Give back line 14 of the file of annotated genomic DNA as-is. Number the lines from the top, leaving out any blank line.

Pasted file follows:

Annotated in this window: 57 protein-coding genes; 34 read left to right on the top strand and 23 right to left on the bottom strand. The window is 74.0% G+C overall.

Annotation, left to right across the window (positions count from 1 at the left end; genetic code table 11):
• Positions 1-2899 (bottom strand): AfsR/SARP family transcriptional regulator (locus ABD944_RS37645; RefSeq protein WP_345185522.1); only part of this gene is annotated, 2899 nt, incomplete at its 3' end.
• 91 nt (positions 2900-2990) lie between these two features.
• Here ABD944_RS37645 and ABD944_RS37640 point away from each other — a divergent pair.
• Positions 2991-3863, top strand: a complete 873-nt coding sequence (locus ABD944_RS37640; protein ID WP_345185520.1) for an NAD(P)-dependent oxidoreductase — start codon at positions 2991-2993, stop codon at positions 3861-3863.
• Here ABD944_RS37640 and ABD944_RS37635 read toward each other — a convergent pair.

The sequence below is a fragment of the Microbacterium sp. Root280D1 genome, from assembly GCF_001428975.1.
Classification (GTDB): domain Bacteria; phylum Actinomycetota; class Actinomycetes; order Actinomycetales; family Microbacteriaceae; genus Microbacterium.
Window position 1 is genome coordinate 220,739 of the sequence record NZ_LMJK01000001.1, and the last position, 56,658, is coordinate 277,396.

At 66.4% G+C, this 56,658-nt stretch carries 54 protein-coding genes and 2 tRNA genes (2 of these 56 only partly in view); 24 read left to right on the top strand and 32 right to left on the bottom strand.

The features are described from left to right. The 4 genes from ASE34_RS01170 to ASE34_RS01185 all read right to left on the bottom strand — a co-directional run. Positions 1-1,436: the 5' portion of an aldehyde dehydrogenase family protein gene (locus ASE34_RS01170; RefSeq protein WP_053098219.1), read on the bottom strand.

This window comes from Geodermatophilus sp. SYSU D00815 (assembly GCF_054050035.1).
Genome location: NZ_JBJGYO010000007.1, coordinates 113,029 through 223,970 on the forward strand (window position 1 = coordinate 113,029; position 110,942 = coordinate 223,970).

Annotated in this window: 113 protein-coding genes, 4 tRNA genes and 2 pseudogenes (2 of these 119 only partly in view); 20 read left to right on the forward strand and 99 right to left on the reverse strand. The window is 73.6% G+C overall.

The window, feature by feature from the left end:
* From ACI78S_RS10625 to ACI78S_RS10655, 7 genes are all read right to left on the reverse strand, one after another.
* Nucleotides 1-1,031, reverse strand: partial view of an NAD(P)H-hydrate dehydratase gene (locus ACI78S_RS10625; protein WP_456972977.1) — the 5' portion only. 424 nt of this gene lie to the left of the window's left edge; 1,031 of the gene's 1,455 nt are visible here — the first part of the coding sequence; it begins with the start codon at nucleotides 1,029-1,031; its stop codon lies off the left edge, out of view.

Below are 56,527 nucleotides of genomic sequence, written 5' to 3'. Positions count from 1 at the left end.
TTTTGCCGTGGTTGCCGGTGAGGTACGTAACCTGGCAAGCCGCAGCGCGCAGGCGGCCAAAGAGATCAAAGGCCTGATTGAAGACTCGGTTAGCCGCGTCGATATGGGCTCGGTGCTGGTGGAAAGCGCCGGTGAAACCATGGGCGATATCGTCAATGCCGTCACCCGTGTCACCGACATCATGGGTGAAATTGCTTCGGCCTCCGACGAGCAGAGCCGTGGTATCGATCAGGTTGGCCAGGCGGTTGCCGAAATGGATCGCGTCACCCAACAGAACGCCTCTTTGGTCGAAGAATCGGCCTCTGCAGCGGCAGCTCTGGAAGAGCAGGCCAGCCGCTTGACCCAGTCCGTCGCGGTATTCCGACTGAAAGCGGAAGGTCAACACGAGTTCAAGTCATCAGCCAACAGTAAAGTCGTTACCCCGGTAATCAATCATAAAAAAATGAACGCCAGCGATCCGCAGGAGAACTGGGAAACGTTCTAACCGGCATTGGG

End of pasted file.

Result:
Genome location: NZ_JBJGYO010000007.1, coordinates 113,029 through 223,970 on the forward strand (window position 1 = coordinate 113,029; position 110,942 = coordinate 223,970).